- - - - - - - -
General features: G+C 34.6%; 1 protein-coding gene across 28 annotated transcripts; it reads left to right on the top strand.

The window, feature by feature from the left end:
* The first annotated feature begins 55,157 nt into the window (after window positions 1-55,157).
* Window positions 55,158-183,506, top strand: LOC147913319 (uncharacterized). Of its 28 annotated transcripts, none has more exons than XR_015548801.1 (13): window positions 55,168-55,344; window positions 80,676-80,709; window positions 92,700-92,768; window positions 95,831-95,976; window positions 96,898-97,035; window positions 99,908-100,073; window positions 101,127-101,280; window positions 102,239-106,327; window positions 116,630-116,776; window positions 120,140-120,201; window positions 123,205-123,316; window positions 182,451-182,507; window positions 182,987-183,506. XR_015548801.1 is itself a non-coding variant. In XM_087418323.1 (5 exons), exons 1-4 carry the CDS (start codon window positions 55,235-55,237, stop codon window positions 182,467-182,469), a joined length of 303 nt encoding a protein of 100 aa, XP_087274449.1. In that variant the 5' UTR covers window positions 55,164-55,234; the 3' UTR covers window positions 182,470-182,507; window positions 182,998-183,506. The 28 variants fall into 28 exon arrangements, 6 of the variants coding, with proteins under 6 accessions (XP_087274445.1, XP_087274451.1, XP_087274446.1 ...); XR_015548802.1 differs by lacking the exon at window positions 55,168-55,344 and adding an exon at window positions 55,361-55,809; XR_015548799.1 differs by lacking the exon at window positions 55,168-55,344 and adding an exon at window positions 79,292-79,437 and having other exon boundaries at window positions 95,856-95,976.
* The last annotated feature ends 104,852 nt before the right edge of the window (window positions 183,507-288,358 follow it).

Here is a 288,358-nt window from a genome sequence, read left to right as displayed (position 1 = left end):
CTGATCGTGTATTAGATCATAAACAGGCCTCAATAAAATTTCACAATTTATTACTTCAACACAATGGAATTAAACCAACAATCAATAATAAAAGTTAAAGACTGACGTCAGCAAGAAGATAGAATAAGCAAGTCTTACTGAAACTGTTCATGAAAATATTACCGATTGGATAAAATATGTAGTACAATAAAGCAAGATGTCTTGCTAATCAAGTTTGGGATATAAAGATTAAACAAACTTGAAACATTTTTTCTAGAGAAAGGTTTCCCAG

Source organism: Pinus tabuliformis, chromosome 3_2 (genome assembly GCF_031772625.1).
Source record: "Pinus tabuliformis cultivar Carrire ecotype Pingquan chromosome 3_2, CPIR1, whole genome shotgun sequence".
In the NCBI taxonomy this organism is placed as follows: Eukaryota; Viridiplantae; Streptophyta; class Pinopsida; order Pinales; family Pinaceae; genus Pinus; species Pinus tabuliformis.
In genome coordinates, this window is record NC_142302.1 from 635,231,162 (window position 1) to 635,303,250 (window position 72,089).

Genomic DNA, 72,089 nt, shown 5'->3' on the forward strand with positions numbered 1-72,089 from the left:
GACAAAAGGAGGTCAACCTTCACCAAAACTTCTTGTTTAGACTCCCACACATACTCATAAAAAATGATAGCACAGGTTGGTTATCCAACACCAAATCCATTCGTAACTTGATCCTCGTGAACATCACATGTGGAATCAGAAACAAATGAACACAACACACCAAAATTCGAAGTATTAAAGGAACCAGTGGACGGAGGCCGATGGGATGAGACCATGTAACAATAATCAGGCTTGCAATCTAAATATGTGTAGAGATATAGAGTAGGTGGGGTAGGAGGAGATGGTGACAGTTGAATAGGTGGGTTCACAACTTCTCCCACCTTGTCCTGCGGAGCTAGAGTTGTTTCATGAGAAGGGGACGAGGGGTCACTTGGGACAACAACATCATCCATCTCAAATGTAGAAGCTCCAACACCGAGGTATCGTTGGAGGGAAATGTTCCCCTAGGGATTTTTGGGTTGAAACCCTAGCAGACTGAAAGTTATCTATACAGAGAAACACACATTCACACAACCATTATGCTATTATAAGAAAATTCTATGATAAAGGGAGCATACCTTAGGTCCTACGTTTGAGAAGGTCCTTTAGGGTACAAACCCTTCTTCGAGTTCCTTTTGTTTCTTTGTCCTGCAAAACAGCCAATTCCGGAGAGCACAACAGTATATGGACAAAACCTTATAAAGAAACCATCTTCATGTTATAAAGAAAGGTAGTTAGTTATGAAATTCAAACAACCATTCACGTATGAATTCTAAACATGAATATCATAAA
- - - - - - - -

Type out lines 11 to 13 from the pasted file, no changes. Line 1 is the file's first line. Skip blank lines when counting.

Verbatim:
In genome coordinates, this window is record NC_142302.1 from 635,231,162 (window position 1) to 635,303,250 (window position 72,089).

Genomic DNA, 72,089 nt, shown 5'->3' on the forward strand with positions numbered 1-72,089 from the left:
GACAAAAGGAGGTCAACCTTCACCAAAACTTCTTGTTTAGACTCCCACACATACTCATAAAAAATGATAGCACAGGTTGGTTATCCAACACCAAATCCATTCGTAACTTGATCCTCGTGAACATCACATGTGGAATCAGAAACAAATGAACACAACACACCAAAATTCGAAGTATTAAAGGAACCAGTGGACGGAGGCCGATGGGATGAGACCATGTAACAATAATCAGGCTTGCAATCTAAATATGTGTAGAGATATAGAGTAGGTGGGGTAGGAGGAGATGGTGACAGTTGAATAGGTGGGTTCACAACTTCTCCCACCTTGTCCTGCGGAGCTAGAGTTGTTTCATGAGAAGGGGACGAGGGGTCACTTGGGACAACAACATCATCCATCTCAAATGTAGAAGCTCCAACACCGAGGTATCGTTGGAGGGAAATGTTCCCCTAGGGATTTTTGGGTTGAAACCCTAGCAGACTGAAAGTTATCTATACAGAGAAACACACATTCACACAACCATTATGCTATTATAAGAAAATTCTATGATAAAGGGAGCATACCTTAGGTCCTACGTTTGAGAAGGTCCTTTAGGGTACAAACCCTTCTTCGAGTTCCTTTTGTTTCTTTGTCCTGCAAAACAGCCAATTCCGGAGAGCACAACAGTATATGGACAAAACCTTATAAAGAAACCATCTTCATGTTATAAAGAAAGGTAGTTAGTTATGAAATTCAAACAACCATTCACGTATGAATTCTAAACATGAATATCATAAA